The very first aerial photograph was taken by French photographer and balloonist Gaspard-Félix Tournacho, in 1858 over Paris. That fact alone makes this map, produced some 350 years earlier even more of a monumental cartographic achievement than its beauty alone suggests. Produced from wood-block printing on several large sheets, this birds-eye map shows the city of Venice with the Alps acting as a distant horizon.
The detail is exquisite with almost no stone unturned – literally. Every building, church and piazza is shown and such is the attention to detail that one could easily use the map then and now to navigate around the city.
Barbari’s skills as a painter and engraver show how mastery of one’s tools is fundamental to great cartography. What the map perhaps fails to convey is the way in which it was constructed. Given Venice is built on water traditional techniques of measurement (physical rods or chains) wouldn’t have been used to gain measurements. Instead, Barbari must have used trigonometry and then applied foreshortening to generate his oblique perspective. These are techniques not adopted for many years to come.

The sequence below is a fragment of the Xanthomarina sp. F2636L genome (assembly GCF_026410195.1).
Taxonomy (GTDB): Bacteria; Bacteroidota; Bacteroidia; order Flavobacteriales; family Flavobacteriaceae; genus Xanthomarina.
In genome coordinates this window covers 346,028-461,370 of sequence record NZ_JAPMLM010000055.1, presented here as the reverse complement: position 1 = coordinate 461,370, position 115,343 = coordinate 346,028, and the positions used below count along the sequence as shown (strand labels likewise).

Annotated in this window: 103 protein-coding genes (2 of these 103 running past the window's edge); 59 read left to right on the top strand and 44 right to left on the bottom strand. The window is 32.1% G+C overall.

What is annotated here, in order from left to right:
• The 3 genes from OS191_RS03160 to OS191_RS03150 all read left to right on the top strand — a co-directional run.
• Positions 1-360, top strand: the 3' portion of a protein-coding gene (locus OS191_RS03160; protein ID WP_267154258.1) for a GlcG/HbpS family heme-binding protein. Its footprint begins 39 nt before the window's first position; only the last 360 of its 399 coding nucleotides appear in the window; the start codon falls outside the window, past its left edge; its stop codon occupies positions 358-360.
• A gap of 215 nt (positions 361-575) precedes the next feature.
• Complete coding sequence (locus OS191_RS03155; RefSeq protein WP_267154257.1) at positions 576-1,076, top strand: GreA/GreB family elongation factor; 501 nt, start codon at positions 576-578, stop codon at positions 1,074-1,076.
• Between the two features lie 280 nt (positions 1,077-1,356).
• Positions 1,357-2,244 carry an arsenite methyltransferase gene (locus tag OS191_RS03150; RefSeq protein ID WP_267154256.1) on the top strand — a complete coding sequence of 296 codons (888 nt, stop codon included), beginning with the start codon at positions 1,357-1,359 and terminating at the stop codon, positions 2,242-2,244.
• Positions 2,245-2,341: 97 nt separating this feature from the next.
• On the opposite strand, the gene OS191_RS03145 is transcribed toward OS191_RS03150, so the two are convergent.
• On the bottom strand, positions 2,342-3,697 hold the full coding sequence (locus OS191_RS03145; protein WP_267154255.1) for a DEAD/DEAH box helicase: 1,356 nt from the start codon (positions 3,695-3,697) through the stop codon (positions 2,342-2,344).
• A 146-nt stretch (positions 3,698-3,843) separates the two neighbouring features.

Whatever you use to design and make a map, knowing how to apply the tools to a high standard goes a long way to ensuring the result will be high quality. Painting, engraving and mathematics underpinned Barbari’s work. It resulted in a magnificent map.
What can we possibly learn from historic maps? Well, the question is more like what isn’t there to learn from historic maps! Studying historical cartography not only gives us an unparalleled view into the world of that period but also gives us much prior art for contemporary cartographic design.
A mappa mundi is a form of T and O map dating from the medieval period. This most famous of all, the Hereford Mappa Mundi is the largest in known existence. It’s attributed to Richard of Haldingham and drawn on a single sheet of velum. The typography is in black ink, there are flourishes of red and gold and water is represented as blue or green. These all remain fairly standard cartographic conventions.
The map depicts biblical events, towns, animals, plants and scenes from mythology. Of course, it’s a product of medieval Christianity and as such, depicts the beliefs of the time. Jerusalem lies at the exact centre of the map which is precisely where modern map-makers also place the elements of most importance. There’s even a scene of cannibalism representing the location of the end of the world and which is inhabited by barbaric creatures.